Comment 11. Page 18, paragraph at the bottom: Without any form ofremediation, travel times to the new well field would be extremelyshort.
Response: The Powell Road Landfill is located less than 2,000 feetdue east of the proposed well field. Modeling studies performedfor the City of Dayton by CH2M Hill (1986),assuming a pumping rateof 21 million gallons per day for the Rip Rap Road well field,indicated that travel times for contaminants in the vicinity of thePRL site to move to wells in the proposed well field would be lessthan 90 days.
REVIEW OF HEALTH ASSESSMENT FOR POWELL ROAD LANDFILL SITE
The following section was not available in electronic format for conversion to HTML at the time of preparation of this document. To obtain a hard copy of the document, please contact:
Agency for Toxic Substances and Disease Registry
Division of Health Assessment and Consultation
Attn: Chief, Program Evaluation, Records, and Information Services
1600 Clifton Road NE, Atlanta, Georgia 30333
Calculations for Chemicals that do not cause cancer:
|Comparison Value =||U.S.EPA RfD x Body Weight|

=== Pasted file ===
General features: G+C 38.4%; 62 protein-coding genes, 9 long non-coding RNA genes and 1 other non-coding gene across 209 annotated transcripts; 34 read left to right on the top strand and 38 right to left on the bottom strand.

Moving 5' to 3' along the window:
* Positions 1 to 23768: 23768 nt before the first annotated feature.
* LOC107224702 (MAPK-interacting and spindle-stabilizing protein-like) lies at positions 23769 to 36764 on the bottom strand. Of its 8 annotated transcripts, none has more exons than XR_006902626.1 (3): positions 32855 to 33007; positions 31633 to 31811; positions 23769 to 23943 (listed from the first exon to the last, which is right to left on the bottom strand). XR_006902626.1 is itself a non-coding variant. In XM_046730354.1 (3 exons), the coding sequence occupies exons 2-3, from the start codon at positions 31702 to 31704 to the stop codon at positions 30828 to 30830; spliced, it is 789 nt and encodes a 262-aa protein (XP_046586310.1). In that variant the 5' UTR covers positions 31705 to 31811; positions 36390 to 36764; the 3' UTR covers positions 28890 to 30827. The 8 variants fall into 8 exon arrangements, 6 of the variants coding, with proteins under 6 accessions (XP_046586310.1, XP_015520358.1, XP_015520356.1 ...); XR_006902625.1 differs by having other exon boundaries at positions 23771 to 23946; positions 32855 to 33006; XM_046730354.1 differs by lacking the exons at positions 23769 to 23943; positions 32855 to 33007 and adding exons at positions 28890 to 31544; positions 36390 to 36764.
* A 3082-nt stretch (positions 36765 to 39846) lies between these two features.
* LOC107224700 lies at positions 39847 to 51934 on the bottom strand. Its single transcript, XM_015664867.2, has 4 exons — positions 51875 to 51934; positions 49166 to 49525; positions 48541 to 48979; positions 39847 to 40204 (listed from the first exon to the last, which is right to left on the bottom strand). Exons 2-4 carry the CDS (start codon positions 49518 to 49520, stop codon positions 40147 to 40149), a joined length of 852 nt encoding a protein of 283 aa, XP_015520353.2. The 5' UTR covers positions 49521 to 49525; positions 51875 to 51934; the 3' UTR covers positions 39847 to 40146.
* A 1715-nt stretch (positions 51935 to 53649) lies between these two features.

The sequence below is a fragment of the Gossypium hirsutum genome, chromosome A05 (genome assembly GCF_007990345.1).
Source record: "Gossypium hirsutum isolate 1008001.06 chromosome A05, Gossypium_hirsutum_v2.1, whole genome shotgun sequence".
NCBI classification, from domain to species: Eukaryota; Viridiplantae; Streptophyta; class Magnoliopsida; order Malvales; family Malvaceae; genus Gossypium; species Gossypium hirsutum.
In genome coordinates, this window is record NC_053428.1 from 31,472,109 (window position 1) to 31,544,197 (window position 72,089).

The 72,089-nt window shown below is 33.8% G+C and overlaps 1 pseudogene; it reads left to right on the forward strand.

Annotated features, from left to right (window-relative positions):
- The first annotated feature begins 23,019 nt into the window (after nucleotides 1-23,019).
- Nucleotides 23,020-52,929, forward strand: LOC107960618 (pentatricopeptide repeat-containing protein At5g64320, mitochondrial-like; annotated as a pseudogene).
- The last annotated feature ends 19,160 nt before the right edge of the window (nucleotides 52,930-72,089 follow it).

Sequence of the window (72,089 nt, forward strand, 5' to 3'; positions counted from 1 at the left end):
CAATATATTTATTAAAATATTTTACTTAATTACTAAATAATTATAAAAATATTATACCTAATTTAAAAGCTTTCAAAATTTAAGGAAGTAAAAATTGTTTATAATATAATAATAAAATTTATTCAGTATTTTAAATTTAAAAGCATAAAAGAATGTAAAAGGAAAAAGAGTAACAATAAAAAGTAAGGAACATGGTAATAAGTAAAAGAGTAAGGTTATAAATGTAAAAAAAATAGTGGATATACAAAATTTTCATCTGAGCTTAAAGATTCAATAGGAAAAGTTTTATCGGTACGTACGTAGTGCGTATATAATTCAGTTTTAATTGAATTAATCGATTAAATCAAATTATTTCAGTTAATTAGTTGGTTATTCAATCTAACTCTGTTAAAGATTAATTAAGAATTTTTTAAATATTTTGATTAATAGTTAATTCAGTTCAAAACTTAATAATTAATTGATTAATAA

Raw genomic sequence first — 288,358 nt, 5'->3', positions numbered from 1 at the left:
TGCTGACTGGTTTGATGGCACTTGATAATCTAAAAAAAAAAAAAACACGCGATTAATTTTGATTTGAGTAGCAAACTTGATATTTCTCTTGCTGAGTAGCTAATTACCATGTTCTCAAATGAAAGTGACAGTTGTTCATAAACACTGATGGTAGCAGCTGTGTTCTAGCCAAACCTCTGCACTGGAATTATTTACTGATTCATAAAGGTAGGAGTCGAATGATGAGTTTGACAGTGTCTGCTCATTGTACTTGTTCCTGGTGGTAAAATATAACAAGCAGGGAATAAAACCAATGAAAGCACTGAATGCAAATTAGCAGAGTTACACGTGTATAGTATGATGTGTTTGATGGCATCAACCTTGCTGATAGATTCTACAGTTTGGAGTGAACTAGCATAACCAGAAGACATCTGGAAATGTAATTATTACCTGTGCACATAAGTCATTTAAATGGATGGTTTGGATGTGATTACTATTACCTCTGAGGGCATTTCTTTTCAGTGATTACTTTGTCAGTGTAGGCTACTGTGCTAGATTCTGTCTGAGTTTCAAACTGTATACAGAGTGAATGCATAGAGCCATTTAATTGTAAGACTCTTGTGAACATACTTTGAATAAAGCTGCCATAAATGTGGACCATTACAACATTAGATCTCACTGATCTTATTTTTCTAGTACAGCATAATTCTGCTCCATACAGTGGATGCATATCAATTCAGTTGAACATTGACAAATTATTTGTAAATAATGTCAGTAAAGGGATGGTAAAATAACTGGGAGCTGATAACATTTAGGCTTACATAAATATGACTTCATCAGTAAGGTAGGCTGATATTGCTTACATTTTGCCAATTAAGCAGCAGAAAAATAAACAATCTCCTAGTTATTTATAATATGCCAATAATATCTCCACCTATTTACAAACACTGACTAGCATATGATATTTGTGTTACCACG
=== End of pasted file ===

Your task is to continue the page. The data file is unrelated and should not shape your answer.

|Exposure Dose =||Medium Concentration x intake rate x exposure factor|
Medium Concentration= the concentration of the chemical in water or soil.
Intake Rate = The amount of water or soil a person would drink or ingest per day.
Exposure Factor = Used to provide an average daily dose whenexposures are intermittent or irregular and less than one year.
Body Weight = The amount a person weights. Generally 70 kilogramsis used for an adult and 10-15 kilograms for a child.
Calculation of risk for those chemicals that may cause cancer:
|Comparison Value =||risk|
Lifetime Excess Cancer Risk =
Annual exposure dose x slope factor x exposure factor in years
Dose is in mg/kg/day
Slope factor = The U.S.EPA cancer slope factor, (mg/kg/day)-1
Exposure factor = Used to adjust the cancer risk if exposures areless than a lifetime (usually defined as 70 years)